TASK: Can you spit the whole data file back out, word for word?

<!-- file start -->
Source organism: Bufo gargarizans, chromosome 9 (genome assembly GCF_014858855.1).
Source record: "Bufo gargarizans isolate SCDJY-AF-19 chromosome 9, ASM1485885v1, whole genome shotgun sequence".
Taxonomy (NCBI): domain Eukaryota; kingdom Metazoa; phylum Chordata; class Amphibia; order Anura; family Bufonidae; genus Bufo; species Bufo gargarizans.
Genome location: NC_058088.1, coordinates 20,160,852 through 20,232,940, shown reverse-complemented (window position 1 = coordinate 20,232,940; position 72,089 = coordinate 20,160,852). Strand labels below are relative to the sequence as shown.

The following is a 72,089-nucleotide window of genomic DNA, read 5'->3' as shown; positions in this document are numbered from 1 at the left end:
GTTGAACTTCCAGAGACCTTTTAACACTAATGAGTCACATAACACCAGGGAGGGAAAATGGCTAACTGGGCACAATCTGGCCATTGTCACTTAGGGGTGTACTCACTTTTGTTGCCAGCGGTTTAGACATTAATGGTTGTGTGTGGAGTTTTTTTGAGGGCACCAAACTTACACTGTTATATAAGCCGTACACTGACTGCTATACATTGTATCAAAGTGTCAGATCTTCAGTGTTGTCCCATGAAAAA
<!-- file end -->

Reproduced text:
Source organism: Bufo gargarizans, chromosome 9 (genome assembly GCF_014858855.1).
Source record: "Bufo gargarizans isolate SCDJY-AF-19 chromosome 9, ASM1485885v1, whole genome shotgun sequence".
Taxonomy (NCBI): domain Eukaryota; kingdom Metazoa; phylum Chordata; class Amphibia; order Anura; family Bufonidae; genus Bufo; species Bufo gargarizans.
Genome location: NC_058088.1, coordinates 20,160,852 through 20,232,940, shown reverse-complemented (window position 1 = coordinate 20,232,940; position 72,089 = coordinate 20,160,852). Strand labels below are relative to the sequence as shown.

The following is a 72,089-nucleotide window of genomic DNA, read 5'->3' as shown; positions in this document are numbered from 1 at the left end:
GTTGAACTTCCAGAGACCTTTTAACACTAATGAGTCACATAACACCAGGGAGGGAAAATGGCTAACTGGGCACAATCTGGCCATTGTCACTTAGGGGTGTACTCACTTTTGTTGCCAGCGGTTTAGACATTAATGGTTGTGTGTGGAGTTTTTTTGAGGGCACCAAACTTACACTGTTATATAAGCCGTACACTGACTGCTATACATTGTATCAAAGTGTCAGATCTTCAGTGTTGTCCCATGAAAAA